If carbon dioxide emissions from human activities are causing dangerous climate change, China is the straw that stirs the drink. China emits more carbon dioxide than all the developed countries on Earth combined.
There is the rub. In his speech kicking off the annual weeklong Communist Party Congress, President Xi Jinping announced fossil fuels have a strong future in China as energy security will be among the country’s top priorities in attempting to advance economic growth. At the end of the conference, in a historic but not unexpected event, Xi was elected to an unprecedented third five-year term as general secretary of the Chinese Communist Party.
Xi said aspirational goals to peak and eventually zero out carbon emissions would be tempered with prudence given the recent power shortages following from a limited amount of renewable power sources replacing fossil fuels for electric power generation over the past few years.
Despite China’s commitment to peak carbon emissions between 2030 and 2035, in 2021 the communist state significantly expanded coal mining and use in response to power shortages that idled factories and slowed economic growth.
Xi’s speech restated China’s position that it will not end the use of fossil fuels until enough sufficient, reliable non-emitting energy sources are available to replace them.
“We will work actively and prudently toward the goals of reaching peak carbon emissions and carbon neutrality,” Xi said in his address. “Based on China’s energy and resource endowments, we will advance initiatives to reach peak carbon emissions in a well-planned and phased way, in line with the principle of getting the new before discarding the old.”
In addition to increasing coal use, Xi’s spokespersons also made it clear China will expand its exploration and development of oil and gas resources to ensure energy security.
China is not the only country placing shoring up energy security ahead of fighting climate change. TheNew York Times and National Public Radio both reported on Germany’s race to reopen and expand coal mines and restart previously shuttered coal-fueled power plants in the face of a severe power shortfall entering the fall and winter. Germany previously shut coal power and nuclear power plants and replaced them with huge investments in wind and solar, with Russian natural gas as the backstop. Germans currently pay the highest prices for electricity in all of Europe. As wind and solar have failed to supply reliable power and Russian gas has been cut off during the Ukraine war, Germans face a chilly winter if sufficient coal power plants can’t be brought online quickly.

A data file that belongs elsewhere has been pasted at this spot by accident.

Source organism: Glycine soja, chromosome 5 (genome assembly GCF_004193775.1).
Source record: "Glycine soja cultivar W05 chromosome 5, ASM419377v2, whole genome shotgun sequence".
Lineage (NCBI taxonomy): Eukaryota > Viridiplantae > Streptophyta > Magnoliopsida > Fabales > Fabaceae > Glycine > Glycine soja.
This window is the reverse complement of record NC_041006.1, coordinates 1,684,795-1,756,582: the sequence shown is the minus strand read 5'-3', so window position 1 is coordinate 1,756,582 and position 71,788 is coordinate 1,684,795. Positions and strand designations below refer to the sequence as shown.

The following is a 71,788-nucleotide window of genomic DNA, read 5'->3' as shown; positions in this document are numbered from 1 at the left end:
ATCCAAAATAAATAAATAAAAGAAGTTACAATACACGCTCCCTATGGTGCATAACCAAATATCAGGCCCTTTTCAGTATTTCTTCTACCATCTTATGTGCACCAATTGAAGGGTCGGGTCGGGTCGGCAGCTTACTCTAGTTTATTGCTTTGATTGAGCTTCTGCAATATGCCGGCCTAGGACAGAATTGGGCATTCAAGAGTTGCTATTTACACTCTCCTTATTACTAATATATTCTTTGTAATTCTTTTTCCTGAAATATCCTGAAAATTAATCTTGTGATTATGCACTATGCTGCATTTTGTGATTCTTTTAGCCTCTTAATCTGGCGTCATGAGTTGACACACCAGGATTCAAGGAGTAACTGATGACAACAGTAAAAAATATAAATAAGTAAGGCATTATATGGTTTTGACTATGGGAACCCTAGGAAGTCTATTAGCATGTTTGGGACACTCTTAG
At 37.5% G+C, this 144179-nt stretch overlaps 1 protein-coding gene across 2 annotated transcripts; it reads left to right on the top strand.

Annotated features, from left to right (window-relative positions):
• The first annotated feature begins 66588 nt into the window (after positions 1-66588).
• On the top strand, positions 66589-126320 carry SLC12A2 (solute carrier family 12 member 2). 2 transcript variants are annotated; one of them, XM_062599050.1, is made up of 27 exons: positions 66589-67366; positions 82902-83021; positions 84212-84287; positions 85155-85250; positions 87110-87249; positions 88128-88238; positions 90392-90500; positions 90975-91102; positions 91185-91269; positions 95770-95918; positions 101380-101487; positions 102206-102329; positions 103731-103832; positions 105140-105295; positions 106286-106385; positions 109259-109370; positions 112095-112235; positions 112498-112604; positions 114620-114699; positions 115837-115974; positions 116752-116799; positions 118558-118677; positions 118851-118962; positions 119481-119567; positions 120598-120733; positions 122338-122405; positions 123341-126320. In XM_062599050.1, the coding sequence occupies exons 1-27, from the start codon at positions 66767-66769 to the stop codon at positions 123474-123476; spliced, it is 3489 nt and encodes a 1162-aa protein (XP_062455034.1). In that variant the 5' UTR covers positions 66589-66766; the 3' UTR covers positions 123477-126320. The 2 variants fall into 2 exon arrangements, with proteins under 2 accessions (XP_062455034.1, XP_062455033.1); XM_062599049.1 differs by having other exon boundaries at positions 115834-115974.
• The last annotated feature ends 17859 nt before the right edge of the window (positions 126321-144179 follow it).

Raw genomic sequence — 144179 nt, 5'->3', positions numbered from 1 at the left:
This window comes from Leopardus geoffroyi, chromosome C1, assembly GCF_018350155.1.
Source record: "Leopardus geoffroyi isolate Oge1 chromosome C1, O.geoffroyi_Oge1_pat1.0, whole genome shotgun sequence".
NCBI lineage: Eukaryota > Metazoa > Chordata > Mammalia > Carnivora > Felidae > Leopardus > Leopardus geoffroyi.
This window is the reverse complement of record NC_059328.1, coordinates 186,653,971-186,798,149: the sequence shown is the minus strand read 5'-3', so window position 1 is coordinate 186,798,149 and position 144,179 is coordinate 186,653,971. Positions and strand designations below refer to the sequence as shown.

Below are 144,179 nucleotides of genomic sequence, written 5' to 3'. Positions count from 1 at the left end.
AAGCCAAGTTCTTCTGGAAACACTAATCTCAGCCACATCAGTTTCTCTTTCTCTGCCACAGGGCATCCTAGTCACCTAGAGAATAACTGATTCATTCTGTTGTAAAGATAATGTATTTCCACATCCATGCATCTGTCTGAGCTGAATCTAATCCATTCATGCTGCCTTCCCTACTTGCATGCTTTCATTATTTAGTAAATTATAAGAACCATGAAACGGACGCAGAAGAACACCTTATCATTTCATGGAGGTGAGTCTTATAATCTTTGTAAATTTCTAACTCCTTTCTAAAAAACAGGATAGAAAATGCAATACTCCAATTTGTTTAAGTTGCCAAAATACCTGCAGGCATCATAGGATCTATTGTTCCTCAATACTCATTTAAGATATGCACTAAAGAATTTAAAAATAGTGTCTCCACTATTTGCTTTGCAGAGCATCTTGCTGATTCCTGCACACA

Italy’s new leader has announced her party and its governing partners want to pull back on the carbon commitments Italy made to reach the EU’s climate goals. The AP reports Giorgia Meloni, Italy’s new prime minister, “contended that the European Union had failed to craft policies that would ensure available, affordable energy supplies. Sky-high energy prices ‘have forced businesses and families down to their knees,’ Meloni said.”
Meloni’s Brothers of Italy Party, unlike other parties that contended to control parliament and install the prime minister, has proposed no specific emission reduction targets, and Meloni has indicated her government will relax Italy’s emission reduction targets. Meloni has also indicated she and her parliamentary partners support reopening previously closed nuclear plants and developing domestic gas resources in the Adriatic Sea instead of just importing gas from foreign countries.
Real Clear Energy reports Vietnam has decided not to end coal to meet climate goals it set when it signed the Paris climate agreements. Vietnam now intends to increase coal use and imports for at least the next 13 years because more coal, natural gas, and oil are necessary to meet the country’s growing energy demands.
In Latin America, support for fossil fuels is breaking out all over. The Offshore Engineer reports Argentina, Brazil, Ecuador, Guyana, and Mexico are leading the way in new offshore oil and gas development, securing financing and granting leases for new production projects. State-owned and private companies are also purchasing tankers and equipment and developing refineries to advance energy independence while increasing exports of fuels for which they foresee growing global demand.
While leaders of countries across Asia, Europe, and South America still talk about the need to reduce carbon dioxide emissions to fight climate change, they are moving forward with policies guaranteed to increase emissions—not for emissions’ sake, of course, but to secure the reliable energy supplies necessary to ensure economic growth and their respective governments’ ability to remain in power.
Actions speak louder than words.
H. Sterling Burnett, Ph.D. is the director of The Heartland Institute’s Robinson Center on Climate and Environmental Policy and the managing editor of Environment & Climate News.